I don’t think I’d have been able to do that if I hadn’t been listening to the Duolingo podcast and also watching La Casa de las Flores. Those things sort of primed my brain for being able to match the sounds to the words that I know and process the meaning before the conversation moves on. With just reading, I think you’d probably get there eventually, but listening really forces you to think faster.
So I guess instead of having three different approaches with extensive/intensive listening, I do purely extensive listening, and just get different things out of it depending on the difficulty of the material and my current level:
Impossibly hard material — Low effort background passive immersion. Requires little effort, but I don’t get a whole lot out of it.
Slightly too hard material — Requires very high level of focus (as well as native language subtitles) for mixed results, but is also probably the most rewarding, in terms of being able to watch and enjoy interesting content.
Material that is at my level — Requires moderate focus, and is moderately rewarding. This is where I get the most out of it for the least amount of work.
Admittedly, with Japanese listening, most of what is available to me at my current level is either impossibly hard or slightly too hard. I’m much further along with Spanish. So the majority of my Japanese listening practice is either passive immersion, or intensive reading paired with listening reinforcement.
But, even so, I can still see myself slowly improving! A lot of it is just continuing to fill in the holes of my understanding with reading, then practicing/reinforcing what I do know with listening. I think as I continue to improve, active listening practice will become more and more useful. I’m not really worrying too much about it, at this point. I can focus on reading intensively, and then just let listening be purely about whatever I can do and still enjoy the experience, regardless of my level of comprehension.
Double-posting because I just watched a really interesting interview with TJPW wrestler Yuki Kamifuku (or Kamiyu as she typically goes by). The interview was produced for a Chinese program, and it’s half in English and half in Japanese. I’ve never seen anything quite like it before.
There are English subtitles for the whole thing, but I’m pretty sure they’re machine translated. It’s kind of neat, though, because they helped me understand what she was saying, while still requiring me to understand what was happening in the Japanese in order to fully comprehend haha. It was good listening practice for today .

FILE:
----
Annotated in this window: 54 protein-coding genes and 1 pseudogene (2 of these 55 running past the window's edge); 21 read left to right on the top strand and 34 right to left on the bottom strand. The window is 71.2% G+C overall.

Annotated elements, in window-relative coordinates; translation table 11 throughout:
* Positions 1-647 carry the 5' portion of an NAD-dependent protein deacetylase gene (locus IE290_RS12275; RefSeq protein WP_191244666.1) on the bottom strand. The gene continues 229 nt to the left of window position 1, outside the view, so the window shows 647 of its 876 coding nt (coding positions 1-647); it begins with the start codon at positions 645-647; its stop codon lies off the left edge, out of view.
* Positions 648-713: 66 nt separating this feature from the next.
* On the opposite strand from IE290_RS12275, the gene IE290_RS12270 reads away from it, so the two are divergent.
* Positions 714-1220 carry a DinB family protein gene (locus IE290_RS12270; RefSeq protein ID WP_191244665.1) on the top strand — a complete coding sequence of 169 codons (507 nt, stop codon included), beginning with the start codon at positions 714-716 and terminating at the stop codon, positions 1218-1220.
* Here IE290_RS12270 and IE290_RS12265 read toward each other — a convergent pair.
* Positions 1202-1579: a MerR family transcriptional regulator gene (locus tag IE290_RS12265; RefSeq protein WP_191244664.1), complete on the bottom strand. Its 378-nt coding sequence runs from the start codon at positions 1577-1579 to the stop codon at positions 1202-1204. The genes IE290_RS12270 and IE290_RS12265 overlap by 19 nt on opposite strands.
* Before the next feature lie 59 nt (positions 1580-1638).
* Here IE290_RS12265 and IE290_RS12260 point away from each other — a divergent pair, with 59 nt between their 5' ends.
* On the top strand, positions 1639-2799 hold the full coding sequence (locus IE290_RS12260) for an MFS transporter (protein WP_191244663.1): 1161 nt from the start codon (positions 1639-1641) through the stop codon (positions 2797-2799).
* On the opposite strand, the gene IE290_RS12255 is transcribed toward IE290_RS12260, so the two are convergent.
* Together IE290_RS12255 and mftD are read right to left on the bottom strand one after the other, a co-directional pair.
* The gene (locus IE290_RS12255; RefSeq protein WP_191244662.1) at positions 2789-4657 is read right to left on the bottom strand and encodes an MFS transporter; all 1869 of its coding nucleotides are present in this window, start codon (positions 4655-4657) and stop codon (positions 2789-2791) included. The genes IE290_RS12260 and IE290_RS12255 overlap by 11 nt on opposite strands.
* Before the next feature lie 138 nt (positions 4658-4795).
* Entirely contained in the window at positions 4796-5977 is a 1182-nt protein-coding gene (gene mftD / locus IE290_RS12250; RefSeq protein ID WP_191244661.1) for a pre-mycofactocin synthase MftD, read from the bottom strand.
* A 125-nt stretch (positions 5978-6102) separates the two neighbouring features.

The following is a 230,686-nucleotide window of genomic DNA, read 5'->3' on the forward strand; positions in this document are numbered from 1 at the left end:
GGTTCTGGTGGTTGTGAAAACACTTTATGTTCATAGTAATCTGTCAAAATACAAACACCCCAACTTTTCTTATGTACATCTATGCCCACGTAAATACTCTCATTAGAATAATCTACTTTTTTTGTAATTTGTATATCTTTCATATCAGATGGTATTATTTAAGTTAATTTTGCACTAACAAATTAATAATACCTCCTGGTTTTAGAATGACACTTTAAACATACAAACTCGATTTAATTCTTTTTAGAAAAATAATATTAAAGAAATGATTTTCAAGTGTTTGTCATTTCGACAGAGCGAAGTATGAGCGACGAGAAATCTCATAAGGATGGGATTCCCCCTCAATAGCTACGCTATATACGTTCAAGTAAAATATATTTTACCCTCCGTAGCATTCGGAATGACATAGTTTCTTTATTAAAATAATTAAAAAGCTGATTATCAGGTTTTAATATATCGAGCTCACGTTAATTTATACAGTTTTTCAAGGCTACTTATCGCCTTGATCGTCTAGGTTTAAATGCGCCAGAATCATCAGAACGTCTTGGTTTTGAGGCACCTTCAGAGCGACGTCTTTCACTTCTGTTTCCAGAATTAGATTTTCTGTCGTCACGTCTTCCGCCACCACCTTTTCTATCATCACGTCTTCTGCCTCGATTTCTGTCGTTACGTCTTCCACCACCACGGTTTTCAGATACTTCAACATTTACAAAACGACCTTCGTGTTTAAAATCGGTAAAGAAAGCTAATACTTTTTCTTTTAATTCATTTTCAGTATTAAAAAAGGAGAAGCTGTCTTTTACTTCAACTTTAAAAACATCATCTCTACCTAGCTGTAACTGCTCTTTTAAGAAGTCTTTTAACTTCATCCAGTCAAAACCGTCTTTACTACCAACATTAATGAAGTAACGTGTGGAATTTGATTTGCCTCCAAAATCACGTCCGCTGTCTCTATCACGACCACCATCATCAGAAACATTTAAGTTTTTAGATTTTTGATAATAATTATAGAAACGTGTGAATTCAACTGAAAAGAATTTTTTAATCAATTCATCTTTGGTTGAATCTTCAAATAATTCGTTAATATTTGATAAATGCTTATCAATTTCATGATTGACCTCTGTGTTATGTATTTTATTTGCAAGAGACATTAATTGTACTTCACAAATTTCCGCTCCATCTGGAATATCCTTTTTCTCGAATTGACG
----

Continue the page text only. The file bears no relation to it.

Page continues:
I wish he was taking beginners still, because he would be an awesome conversational tutor.
Day IX: 野ギツネ
Listened to today’s folktale, about a fox doing what foxes do best… transform and cause mischief.
One thing I love is the grammar rule that when speech is in the middle of a sentence it is followed by と, I really like how it’s pronounced softly.
Also realised that playing games and watching shows in Japanese (even if there is subtitles) counts as passive listening, so now that the challenge will be starting ‘officially’ tomorrow I’ll start listing any other Japanese listening adventures with some of those fun little boxes.
Hello! I’ll be joining the listening challenge with y’all~
Redglare’s home post
- Do the exercises in SKM N2 Listening textbook. Already passed N2, but I left the N1 book at other place. Haven’t really been using this book, so why not durtle my way through it anyway. I guess this will count as intensive listening.
- Listen to Hiiki Biiki podcast. Extensive listening. Currently on episode 145.
Link to daily updates
This one is also on YouTube.
And yeah, there are also translations in the website. And in the Japanese version, there are illustrations too.
アメ – candy – At first I thought this one is rice because of 水アメ and can be poured.
- I wonder if 水アメ is popular during that time period, that アメをください is sufficient to know what she meant?
- Also, is that stuff even OK for 赤ん坊 ?
- 雨 – of course, rain . I noticed vocal differences from the earlier vocabulary later on, when I listened to the vocabulary’s recording on Yomichan; but not sure if I will be able to remember respective patterns in the end…
If I got as far as making my own 演説や作文, I would try reading them aloud too.
And that’s it! June is over, and so is this challenge for me. I managed to complete the rest of the month with a perfect score .
= Japanese and Spanish
The listening I got done in Spanish:
I listened to… a bunch of episodes of the Duolingo Spanish podcast. I’m not exactly sure how many . Doing the math, probably nine?